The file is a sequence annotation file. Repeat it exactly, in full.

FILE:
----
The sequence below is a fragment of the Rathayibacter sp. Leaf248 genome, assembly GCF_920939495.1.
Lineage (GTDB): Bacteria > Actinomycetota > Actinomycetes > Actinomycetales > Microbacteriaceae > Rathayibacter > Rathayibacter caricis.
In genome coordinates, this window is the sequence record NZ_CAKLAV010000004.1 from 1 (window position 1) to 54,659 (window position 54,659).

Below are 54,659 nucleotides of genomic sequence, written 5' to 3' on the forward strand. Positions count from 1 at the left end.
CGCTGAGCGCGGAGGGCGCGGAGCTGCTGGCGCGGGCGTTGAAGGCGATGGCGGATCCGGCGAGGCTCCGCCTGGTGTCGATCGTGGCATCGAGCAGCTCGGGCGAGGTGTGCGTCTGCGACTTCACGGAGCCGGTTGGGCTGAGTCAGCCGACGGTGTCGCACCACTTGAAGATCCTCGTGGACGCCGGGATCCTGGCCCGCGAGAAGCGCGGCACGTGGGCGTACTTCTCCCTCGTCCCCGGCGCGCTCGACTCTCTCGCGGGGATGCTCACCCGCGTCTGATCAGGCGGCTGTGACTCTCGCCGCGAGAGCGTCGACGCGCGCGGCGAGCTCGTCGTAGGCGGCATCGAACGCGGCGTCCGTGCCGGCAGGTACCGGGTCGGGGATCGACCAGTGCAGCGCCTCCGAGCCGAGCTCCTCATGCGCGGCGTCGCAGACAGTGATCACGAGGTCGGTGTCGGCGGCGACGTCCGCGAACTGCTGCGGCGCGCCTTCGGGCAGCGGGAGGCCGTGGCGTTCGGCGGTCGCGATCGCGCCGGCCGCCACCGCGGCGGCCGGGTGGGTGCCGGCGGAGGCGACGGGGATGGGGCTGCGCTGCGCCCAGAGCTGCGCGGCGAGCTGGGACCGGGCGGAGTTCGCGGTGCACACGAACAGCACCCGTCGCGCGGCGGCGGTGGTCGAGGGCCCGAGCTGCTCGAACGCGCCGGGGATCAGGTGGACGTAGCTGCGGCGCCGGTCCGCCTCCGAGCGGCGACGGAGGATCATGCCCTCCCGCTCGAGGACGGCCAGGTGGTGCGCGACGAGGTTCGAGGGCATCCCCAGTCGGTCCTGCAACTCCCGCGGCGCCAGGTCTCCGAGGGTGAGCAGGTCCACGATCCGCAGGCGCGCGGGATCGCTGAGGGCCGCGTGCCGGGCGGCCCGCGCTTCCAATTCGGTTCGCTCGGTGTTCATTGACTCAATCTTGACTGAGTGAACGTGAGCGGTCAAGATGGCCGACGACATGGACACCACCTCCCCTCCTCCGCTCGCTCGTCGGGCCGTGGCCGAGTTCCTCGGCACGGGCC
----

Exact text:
The sequence below is a fragment of the Rathayibacter sp. Leaf248 genome, assembly GCF_920939495.1.
Lineage (GTDB): Bacteria > Actinomycetota > Actinomycetes > Actinomycetales > Microbacteriaceae > Rathayibacter > Rathayibacter caricis.
In genome coordinates, this window is the sequence record NZ_CAKLAV010000004.1 from 1 (window position 1) to 54,659 (window position 54,659).

Below are 54,659 nucleotides of genomic sequence, written 5' to 3' on the forward strand. Positions count from 1 at the left end.
CGCTGAGCGCGGAGGGCGCGGAGCTGCTGGCGCGGGCGTTGAAGGCGATGGCGGATCCGGCGAGGCTCCGCCTGGTGTCGATCGTGGCATCGAGCAGCTCGGGCGAGGTGTGCGTCTGCGACTTCACGGAGCCGGTTGGGCTGAGTCAGCCGACGGTGTCGCACCACTTGAAGATCCTCGTGGACGCCGGGATCCTGGCCCGCGAGAAGCGCGGCACGTGGGCGTACTTCTCCCTCGTCCCCGGCGCGCTCGACTCTCTCGCGGGGATGCTCACCCGCGTCTGATCAGGCGGCTGTGACTCTCGCCGCGAGAGCGTCGACGCGCGCGGCGAGCTCGTCGTAGGCGGCATCGAACGCGGCGTCCGTGCCGGCAGGTACCGGGTCGGGGATCGACCAGTGCAGCGCCTCCGAGCCGAGCTCCTCATGCGCGGCGTCGCAGACAGTGATCACGAGGTCGGTGTCGGCGGCGACGTCCGCGAACTGCTGCGGCGCGCCTTCGGGCAGCGGGAGGCCGTGGCGTTCGGCGGTCGCGATCGCGCCGGCCGCCACCGCGGCGGCCGGGTGGGTGCCGGCGGAGGCGACGGGGATGGGGCTGCGCTGCGCCCAGAGCTGCGCGGCGAGCTGGGACCGGGCGGAGTTCGCGGTGCACACGAACAGCACCCGTCGCGCGGCGGCGGTGGTCGAGGGCCCGAGCTGCTCGAACGCGCCGGGGATCAGGTGGACGTAGCTGCGGCGCCGGTCCGCCTCCGAGCGGCGACGGAGGATCATGCCCTCCCGCTCGAGGACGGCCAGGTGGTGCGCGACGAGGTTCGAGGGCATCCCCAGTCGGTCCTGCAACTCCCGCGGCGCCAGGTCTCCGAGGGTGAGCAGGTCCACGATCCGCAGGCGCGCGGGATCGCTGAGGGCCGCGTGCCGGGCGGCCCGCGCTTCCAATTCGGTTCGCTCGGTGTTCATTGACTCAATCTTGACTGAGTGAACGTGAGCGGTCAAGATGGCCGACGACATGGACACCACCTCCCCTCCTCCGCTCGCTCGTCGGGCCGTGGCCGAGTTCCTCGGCACGGGCC